My attention has been drawn to my embodiment, recently, as I am back in Library School, and thus have to watch out for eating too much out of stress.  If I weren’t on medications, it likely wouldn’t be an issue; but small changes in my diet — like one sugared beverage a day — can cause me to gain weight, now.  Last night I was also paying attention to this because of my birth control:  my cycle has become so light on this, as to almost be nonexistent.  (Sorry, half the planet goes through something like this; so far as I’m concerned, talking about it should be considered normal.)

Last night was particularly tough, too, because it was hot, and I had ingested so much water (in addition to the problem of water retention, from my cycle) that it was causing a bit of pain.  I mentioned Spiro to M and D, who are relatively liberal on other medications, to the response that I don’t have to take a pill for everything (trust me, they take pills much more freely than I do).  Spiro is spironolactone; it reduces the levels of androgens in the body, but is also called a “water pill” because it causes one to have to use the restroom a lot.

Right now I’m still fighting with my acne and shaving my face at least once every two days.  I’m sure I wrote about this before:  I have a condition which causes my androgen (tested blood testosterone) levels to be high, which (along with feelings of security that I can’t be impregnated) is the main reason I’m on birth control.  The acne and the facial hair follow the high androgen levels; it doesn’t help that I seem particularly responsive to androgens.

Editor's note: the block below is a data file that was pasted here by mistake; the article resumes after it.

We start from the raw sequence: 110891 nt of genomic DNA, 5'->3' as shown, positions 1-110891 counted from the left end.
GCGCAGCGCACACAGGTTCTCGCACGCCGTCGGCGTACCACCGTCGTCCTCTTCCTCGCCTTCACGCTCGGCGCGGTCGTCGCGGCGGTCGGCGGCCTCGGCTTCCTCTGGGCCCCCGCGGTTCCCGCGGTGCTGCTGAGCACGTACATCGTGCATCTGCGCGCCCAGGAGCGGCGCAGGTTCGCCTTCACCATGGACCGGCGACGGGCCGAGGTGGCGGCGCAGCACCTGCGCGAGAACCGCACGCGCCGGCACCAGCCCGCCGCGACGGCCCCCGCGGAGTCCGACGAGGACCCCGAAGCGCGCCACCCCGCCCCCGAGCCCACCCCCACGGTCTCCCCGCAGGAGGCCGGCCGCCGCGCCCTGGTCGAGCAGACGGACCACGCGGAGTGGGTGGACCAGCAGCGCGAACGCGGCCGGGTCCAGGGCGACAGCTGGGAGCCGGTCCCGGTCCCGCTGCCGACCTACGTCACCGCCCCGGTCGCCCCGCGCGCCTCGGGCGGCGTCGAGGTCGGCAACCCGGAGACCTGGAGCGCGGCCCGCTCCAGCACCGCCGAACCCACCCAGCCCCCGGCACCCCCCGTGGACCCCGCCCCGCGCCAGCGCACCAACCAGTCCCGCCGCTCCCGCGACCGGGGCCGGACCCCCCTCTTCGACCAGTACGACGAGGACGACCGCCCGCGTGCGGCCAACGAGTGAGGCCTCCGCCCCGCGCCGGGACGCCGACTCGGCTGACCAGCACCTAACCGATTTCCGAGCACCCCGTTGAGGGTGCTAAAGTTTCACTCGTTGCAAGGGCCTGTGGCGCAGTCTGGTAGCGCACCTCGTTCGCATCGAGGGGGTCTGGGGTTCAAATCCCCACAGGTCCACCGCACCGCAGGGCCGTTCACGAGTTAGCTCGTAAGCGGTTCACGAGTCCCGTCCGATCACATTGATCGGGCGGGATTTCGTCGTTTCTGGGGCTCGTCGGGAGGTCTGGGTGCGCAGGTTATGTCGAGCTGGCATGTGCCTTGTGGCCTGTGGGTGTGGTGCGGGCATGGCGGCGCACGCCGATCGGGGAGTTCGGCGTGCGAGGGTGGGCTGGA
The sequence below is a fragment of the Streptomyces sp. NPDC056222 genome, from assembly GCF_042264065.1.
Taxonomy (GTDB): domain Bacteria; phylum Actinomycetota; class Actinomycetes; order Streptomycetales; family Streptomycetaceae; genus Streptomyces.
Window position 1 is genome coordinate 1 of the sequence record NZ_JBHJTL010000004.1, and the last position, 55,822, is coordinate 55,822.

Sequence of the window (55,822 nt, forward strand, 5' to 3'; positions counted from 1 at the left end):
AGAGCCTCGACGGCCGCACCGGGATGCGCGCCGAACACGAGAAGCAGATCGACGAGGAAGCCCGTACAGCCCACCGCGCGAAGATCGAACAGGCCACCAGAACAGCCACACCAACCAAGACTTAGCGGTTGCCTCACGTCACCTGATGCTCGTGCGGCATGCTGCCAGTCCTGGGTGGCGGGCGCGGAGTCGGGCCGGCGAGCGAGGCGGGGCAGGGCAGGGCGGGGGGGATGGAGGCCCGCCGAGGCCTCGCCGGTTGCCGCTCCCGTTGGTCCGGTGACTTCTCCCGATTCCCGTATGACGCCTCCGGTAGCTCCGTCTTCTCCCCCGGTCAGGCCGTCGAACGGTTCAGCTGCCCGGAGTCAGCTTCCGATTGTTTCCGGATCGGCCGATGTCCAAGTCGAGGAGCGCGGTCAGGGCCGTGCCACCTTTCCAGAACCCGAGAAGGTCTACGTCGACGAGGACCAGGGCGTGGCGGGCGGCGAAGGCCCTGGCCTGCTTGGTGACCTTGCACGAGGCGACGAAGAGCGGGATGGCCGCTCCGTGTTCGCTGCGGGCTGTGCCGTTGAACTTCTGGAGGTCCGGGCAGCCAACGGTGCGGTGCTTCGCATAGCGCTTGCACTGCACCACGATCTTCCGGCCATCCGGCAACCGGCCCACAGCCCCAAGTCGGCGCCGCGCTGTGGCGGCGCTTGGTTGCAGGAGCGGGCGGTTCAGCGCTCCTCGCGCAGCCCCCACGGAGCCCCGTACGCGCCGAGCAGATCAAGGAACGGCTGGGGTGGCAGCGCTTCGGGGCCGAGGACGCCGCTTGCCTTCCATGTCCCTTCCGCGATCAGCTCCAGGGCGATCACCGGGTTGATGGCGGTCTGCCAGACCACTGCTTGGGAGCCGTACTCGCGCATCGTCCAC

I am not certain what is going on with my hormones, at the moment; I do know that no one besides me wants to test my testosterone again, even though my levels came up abnormally high when I had it done before I started birth control.  The facial hair hasn’t spread, but it’s still there, and will be there until I start doing something like threading or waxing or electrolysis (I think my skin is too dark for laser).

Given how many women I’ve seen go through permanent hair loss (lack of eyebrows) through plucking, though, waxing is a viable option.  The problem is becoming secure enough with having substantial hair on my face to give the wax something to stick to.  Before now, I haven’t touched it, because I have never really been certain I’d never go on testosterone, and if I went on testosterone, I’d want a full beard, not one which is thin in patches.

I know that if I do rev it up a bit and start exercising, this will increase my androgen levels…though that, in this case, with a higher metabolism and reasons to bathe more frequently, would likely be healthier than where I’m at right now.

The ideal case would have me working out to the extent that everything tightens up (in a good way) and I get a bit of muscular hypertrophy.  That is:  big muscles.  This, in addition to mens’ clothing (which I’d be able to wear better with less fat), and…maybe clearer skin and eyeliner…that would be ideal.  And at that point, facial hair wouldn’t even really look out of place.  It would be nice to be able to braid my hair back and be seen as a beautiful young man.  (It lasts until I talk.)

I know how to do this; the problem is getting it from the point of being an idea, to one of being a reality.  Right now I’m a little over 150 lbs — which is a weight that, at least, I feel secure at — though I’m told I don’t look it.  I’ve been told by members of the local Female-to-Male transgender community that working out for big muscles is stereotypical and doesn’t come close to actually living as a man.  The thing is, I’m not a man, and I don’t really want to live as a man.